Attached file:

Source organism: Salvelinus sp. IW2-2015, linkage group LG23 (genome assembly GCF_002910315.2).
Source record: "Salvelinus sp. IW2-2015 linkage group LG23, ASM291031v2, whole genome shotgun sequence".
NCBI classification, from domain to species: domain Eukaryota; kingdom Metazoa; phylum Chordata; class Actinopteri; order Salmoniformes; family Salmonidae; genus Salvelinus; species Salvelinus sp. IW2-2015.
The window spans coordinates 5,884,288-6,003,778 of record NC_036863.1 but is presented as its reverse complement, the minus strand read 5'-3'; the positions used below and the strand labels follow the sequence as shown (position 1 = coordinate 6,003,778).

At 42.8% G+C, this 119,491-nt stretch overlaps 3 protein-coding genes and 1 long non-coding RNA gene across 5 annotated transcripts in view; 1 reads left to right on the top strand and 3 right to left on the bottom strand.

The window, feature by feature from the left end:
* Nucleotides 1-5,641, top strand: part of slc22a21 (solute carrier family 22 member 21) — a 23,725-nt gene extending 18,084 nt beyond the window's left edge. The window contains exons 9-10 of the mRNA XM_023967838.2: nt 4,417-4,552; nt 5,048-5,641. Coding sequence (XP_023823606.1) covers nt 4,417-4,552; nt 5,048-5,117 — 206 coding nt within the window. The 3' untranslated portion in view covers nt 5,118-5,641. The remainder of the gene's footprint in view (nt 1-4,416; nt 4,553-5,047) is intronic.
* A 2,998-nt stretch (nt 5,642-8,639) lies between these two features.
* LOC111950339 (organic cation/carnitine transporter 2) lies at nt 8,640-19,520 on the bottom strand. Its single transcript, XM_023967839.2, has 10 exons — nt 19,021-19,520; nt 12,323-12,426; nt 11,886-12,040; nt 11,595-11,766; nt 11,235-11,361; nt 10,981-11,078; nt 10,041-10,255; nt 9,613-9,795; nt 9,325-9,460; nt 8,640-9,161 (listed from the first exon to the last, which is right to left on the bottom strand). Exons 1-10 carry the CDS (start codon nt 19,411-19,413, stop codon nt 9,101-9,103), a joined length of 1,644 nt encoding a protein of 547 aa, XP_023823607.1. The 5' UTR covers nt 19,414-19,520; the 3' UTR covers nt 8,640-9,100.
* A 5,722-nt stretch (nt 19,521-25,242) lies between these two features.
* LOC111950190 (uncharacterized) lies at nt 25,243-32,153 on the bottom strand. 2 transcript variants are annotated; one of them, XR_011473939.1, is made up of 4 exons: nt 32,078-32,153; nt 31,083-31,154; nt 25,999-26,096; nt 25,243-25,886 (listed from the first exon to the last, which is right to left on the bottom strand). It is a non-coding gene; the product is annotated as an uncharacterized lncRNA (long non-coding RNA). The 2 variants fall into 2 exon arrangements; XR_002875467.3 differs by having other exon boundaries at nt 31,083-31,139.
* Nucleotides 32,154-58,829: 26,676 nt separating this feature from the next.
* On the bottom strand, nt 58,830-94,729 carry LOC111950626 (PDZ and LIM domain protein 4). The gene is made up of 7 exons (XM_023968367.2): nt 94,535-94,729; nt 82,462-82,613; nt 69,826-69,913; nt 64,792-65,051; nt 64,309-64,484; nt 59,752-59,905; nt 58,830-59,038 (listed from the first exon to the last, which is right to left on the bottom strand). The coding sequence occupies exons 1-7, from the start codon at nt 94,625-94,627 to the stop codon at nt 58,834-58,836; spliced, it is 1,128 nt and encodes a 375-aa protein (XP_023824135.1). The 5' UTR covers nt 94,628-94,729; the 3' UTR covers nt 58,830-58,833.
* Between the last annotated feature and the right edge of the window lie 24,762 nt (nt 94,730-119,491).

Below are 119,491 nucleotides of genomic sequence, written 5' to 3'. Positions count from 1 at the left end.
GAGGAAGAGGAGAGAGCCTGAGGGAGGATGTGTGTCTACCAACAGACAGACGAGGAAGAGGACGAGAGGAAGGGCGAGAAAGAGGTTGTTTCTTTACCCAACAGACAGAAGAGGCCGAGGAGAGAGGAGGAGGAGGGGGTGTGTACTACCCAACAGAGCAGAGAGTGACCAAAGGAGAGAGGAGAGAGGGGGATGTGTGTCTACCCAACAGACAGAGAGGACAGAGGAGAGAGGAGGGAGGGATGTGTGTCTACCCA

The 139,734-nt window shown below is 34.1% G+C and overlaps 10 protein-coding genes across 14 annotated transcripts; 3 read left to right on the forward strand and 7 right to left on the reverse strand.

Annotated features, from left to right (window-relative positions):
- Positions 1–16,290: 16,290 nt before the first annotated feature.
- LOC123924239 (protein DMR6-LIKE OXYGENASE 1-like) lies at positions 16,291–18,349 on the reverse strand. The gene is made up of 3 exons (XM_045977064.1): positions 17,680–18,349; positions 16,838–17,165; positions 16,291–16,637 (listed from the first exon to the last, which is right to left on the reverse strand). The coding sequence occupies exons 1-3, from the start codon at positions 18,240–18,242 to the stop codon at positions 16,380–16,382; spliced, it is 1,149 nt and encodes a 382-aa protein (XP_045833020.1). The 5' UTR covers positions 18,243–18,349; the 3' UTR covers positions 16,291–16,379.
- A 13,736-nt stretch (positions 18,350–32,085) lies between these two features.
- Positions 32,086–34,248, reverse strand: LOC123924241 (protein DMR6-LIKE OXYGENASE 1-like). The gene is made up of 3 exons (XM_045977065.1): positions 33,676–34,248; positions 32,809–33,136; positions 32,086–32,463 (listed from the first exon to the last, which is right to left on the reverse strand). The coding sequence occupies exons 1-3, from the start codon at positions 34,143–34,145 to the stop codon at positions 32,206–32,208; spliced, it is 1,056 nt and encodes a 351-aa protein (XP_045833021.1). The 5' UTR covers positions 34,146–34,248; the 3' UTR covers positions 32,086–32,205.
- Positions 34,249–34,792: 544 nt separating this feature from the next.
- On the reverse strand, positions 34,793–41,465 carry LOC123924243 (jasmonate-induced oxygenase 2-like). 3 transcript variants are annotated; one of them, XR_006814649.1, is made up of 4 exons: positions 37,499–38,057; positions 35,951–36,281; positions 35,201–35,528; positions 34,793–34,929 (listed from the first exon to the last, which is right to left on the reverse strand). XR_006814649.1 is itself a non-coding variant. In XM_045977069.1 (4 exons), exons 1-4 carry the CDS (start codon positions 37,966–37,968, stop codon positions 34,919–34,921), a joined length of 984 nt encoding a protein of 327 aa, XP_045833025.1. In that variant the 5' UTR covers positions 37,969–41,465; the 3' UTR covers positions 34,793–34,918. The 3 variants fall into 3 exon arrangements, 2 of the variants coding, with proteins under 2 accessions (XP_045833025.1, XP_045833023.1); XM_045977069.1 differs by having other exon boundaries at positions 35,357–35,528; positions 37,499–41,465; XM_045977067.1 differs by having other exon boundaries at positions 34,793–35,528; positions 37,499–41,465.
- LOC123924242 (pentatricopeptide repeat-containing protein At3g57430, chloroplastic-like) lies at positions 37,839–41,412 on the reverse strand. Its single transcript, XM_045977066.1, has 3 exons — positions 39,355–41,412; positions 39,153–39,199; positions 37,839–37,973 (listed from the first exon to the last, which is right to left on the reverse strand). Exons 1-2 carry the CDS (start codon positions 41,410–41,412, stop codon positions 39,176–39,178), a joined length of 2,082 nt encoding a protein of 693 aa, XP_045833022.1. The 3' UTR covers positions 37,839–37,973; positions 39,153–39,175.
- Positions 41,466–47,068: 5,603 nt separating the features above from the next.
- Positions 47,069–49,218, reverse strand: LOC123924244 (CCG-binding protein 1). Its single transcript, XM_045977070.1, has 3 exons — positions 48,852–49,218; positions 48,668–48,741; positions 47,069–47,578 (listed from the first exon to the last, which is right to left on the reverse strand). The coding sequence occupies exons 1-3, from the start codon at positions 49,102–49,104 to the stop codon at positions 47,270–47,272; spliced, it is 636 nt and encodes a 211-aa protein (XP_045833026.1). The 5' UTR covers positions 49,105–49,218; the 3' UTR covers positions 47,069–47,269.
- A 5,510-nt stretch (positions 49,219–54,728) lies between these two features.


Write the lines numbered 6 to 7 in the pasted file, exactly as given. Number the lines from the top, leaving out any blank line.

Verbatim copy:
The window, feature by feature from the left end:
* Nucleotides 1-5,641, top strand: part of slc22a21 (solute carrier family 22 member 21) — a 23,725-nt gene extending 18,084 nt beyond the window's left edge. The window contains exons 9-10 of the mRNA XM_023967838.2: nt 4,417-4,552; nt 5,048-5,641. Coding sequence (XP_023823606.1) covers nt 4,417-4,552; nt 5,048-5,117 — 206 coding nt within the window. The 3' untranslated portion in view covers nt 5,118-5,641. The remainder of the gene's footprint in view (nt 1-4,416; nt 4,553-5,047) is intronic.